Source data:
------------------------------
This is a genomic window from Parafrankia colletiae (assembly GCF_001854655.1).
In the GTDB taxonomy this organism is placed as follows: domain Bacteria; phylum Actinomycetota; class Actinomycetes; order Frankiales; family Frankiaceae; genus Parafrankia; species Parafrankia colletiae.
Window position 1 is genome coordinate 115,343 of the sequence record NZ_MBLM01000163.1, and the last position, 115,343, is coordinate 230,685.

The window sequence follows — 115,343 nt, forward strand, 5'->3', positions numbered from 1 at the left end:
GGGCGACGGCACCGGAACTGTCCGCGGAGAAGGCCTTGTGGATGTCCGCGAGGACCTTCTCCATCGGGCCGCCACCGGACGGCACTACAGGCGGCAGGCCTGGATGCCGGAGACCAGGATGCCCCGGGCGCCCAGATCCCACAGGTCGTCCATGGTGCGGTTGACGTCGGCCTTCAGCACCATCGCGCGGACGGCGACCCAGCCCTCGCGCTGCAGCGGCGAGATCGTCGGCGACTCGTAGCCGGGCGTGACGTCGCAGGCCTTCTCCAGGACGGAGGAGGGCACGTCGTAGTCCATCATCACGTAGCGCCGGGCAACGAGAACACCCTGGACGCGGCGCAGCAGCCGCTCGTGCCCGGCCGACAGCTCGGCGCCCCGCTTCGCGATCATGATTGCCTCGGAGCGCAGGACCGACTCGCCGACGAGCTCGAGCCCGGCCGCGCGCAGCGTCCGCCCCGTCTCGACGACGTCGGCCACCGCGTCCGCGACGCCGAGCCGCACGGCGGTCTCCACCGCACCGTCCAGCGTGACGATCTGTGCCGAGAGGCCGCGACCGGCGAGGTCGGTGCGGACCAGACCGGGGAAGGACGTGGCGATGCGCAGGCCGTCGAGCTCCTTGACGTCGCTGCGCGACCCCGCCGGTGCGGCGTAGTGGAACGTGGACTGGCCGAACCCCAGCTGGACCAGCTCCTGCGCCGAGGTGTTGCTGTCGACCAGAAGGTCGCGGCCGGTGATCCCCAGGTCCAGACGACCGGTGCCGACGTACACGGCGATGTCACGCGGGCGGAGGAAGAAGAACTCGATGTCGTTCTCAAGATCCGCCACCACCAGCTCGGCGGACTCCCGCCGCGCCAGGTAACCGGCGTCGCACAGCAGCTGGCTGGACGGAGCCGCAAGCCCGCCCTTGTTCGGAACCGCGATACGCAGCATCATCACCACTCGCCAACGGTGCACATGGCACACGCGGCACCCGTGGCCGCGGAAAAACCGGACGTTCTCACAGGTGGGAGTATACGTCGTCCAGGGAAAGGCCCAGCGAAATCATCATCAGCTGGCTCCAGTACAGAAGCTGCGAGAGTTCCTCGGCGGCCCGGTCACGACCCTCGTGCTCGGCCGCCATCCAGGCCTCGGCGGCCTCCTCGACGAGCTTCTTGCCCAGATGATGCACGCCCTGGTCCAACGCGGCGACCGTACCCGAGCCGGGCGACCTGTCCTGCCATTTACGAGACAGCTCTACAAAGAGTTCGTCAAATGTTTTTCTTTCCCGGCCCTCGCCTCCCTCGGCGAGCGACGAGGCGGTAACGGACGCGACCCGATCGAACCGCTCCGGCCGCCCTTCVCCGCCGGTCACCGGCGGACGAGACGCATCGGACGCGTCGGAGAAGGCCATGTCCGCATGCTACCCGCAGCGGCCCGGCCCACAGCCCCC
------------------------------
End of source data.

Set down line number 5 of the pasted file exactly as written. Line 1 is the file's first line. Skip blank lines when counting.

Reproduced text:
GGGCGACGGCACCGGAACTGTCCGCGGAGAAGGCCTTGTGGATGTCCGCGAGGACCTTCTCCATCGGGCCGCCACCGGACGGCACTACAGGCGGCAGGCCTGGATGCCGGAGACCAGGATGCCCCGGGCGCCCAGATCCCACAGGTCGTCCATGGTGCGGTTGACGTCGGCCTTCAGCACCATCGCGCGGACGGCGACCCAGCCCTCGCGCTGCAGCGGCGAGATCGTCGGCGACTCGTAGCCGGGCGTGACGTCGCAGGCCTTCTCCAGGACGGAGGAGGGCACGTCGTAGTCCATCATCACGTAGCGCCGGGCAACGAGAACACCCTGGACGCGGCGCAGCAGCCGCTCGTGCCCGGCCGACAGCTCGGCGCCCCGCTTCGCGATCATGATTGCCTCGGAGCGCAGGACCGACTCGCCGACGAGCTCGAGCCCGGCCGCGCGCAGCGTCCGCCCCGTCTCGACGACGTCGGCCACCGCGTCCGCGACGCCGAGCCGCACGGCGGTCTCCACCGCACCGTCCAGCGTGACGATCTGTGCCGAGAGGCCGCGACCGGCGAGGTCGGTGCGGACCAGACCGGGGAAGGACGTGGCGATGCGCAGGCCGTCGAGCTCCTTGACGTCGCTGCGCGACCCCGCCGGTGCGGCGTAGTGGAACGTGGACTGGCCGAACCCCAGCTGGACCAGCTCCTGCGCCGAGGTGTTGCTGTCGACCAGAAGGTCGCGGCCGGTGATCCCCAGGTCCAGACGACCGGTGCCGACGTACACGGCGATGTCACGCGGGCGGAGGAAGAAGAACTCGATGTCGTTCTCAAGATCCGCCACCACCAGCTCGGCGGACTCCCGCCGCGCCAGGTAACCGGCGTCGCACAGCAGCTGGCTGGACGGAGCCGCAAGCCCGCCCTTGTTCGGAACCGCGATACGCAGCATCATCACCACTCGCCAACGGTGCACATGGCACACGCGGCACCCGTGGCCGCGGAAAAACCGGACGTTCTCACAGGTGGGAGTATACGTCGTCCAGGGAAAGGCCCAGCGAAATCATCATCAGCTGGCTCCAGTACAGAAGCTGCGAGAGTTCCTCGGCGGCCCGGTCACGACCCTCGTGCTCGGCCGCCATCCAGGCCTCGGCGGCCTCCTCGACGAGCTTCTTGCCCAGATGATGCACGCCCTGGTCCAACGCGGCGACCGTACCCGAGCCGGGCGACCTGTCCTGCCATTTACGAGACAGCTCTACAAAGAGTTCGTCAAATGTTTTTCTTTCCCGGCCCTCGCCTCCCTCGGCGAGCGACGAGGCGGTAACGGACGCGACCCGATCGAACCGCTCCGGCCGCCCTTCVCCGCCGGTCACCGGCGGACGAGACGCATCGGACGCGTCGGAGAAGGCCATGTCCGCATGCTACCCGCAGCGGCCCGGCCCACAGCCCCC